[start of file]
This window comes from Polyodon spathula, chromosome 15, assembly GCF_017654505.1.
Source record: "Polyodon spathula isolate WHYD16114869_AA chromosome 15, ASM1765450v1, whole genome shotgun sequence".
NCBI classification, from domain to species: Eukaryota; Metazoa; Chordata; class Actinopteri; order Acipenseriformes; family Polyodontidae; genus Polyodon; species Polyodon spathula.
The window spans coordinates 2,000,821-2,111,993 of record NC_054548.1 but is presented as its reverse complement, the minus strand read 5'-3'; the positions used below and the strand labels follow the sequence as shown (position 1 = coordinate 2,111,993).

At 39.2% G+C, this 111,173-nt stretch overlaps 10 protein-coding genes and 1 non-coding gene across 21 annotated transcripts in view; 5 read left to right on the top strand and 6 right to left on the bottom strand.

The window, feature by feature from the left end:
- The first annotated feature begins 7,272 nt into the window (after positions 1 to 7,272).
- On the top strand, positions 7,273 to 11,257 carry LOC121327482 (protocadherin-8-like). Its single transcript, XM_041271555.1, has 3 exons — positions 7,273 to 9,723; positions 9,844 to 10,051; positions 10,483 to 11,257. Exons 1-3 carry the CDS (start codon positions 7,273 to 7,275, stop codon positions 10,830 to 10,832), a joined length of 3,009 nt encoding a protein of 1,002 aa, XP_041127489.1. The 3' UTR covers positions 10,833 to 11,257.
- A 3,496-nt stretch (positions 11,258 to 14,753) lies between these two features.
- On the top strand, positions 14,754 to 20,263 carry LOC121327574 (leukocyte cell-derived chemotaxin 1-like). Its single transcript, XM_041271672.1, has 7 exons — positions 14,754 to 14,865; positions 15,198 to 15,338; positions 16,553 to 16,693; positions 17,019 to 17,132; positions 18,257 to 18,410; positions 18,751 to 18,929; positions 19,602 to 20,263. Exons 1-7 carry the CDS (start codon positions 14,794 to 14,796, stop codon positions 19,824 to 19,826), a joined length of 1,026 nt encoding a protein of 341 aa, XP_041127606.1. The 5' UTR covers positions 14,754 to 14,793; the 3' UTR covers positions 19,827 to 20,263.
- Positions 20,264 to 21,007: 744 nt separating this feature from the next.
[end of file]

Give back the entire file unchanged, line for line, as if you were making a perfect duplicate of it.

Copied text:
This window comes from Polyodon spathula, chromosome 15, assembly GCF_017654505.1.
Source record: "Polyodon spathula isolate WHYD16114869_AA chromosome 15, ASM1765450v1, whole genome shotgun sequence".
NCBI classification, from domain to species: Eukaryota; Metazoa; Chordata; class Actinopteri; order Acipenseriformes; family Polyodontidae; genus Polyodon; species Polyodon spathula.
The window spans coordinates 2,000,821-2,111,993 of record NC_054548.1 but is presented as its reverse complement, the minus strand read 5'-3'; the positions used below and the strand labels follow the sequence as shown (position 1 = coordinate 2,111,993).

At 39.2% G+C, this 111,173-nt stretch overlaps 10 protein-coding genes and 1 non-coding gene across 21 annotated transcripts in view; 5 read left to right on the top strand and 6 right to left on the bottom strand.

The window, feature by feature from the left end:
- The first annotated feature begins 7,272 nt into the window (after positions 1 to 7,272).
- On the top strand, positions 7,273 to 11,257 carry LOC121327482 (protocadherin-8-like). Its single transcript, XM_041271555.1, has 3 exons — positions 7,273 to 9,723; positions 9,844 to 10,051; positions 10,483 to 11,257. Exons 1-3 carry the CDS (start codon positions 7,273 to 7,275, stop codon positions 10,830 to 10,832), a joined length of 3,009 nt encoding a protein of 1,002 aa, XP_041127489.1. The 3' UTR covers positions 10,833 to 11,257.
- A 3,496-nt stretch (positions 11,258 to 14,753) lies between these two features.
- On the top strand, positions 14,754 to 20,263 carry LOC121327574 (leukocyte cell-derived chemotaxin 1-like). Its single transcript, XM_041271672.1, has 7 exons — positions 14,754 to 14,865; positions 15,198 to 15,338; positions 16,553 to 16,693; positions 17,019 to 17,132; positions 18,257 to 18,410; positions 18,751 to 18,929; positions 19,602 to 20,263. Exons 1-7 carry the CDS (start codon positions 14,794 to 14,796, stop codon positions 19,824 to 19,826), a joined length of 1,026 nt encoding a protein of 341 aa, XP_041127606.1. The 5' UTR covers positions 14,754 to 14,793; the 3' UTR covers positions 19,827 to 20,263.
- Positions 20,264 to 21,007: 744 nt separating this feature from the next.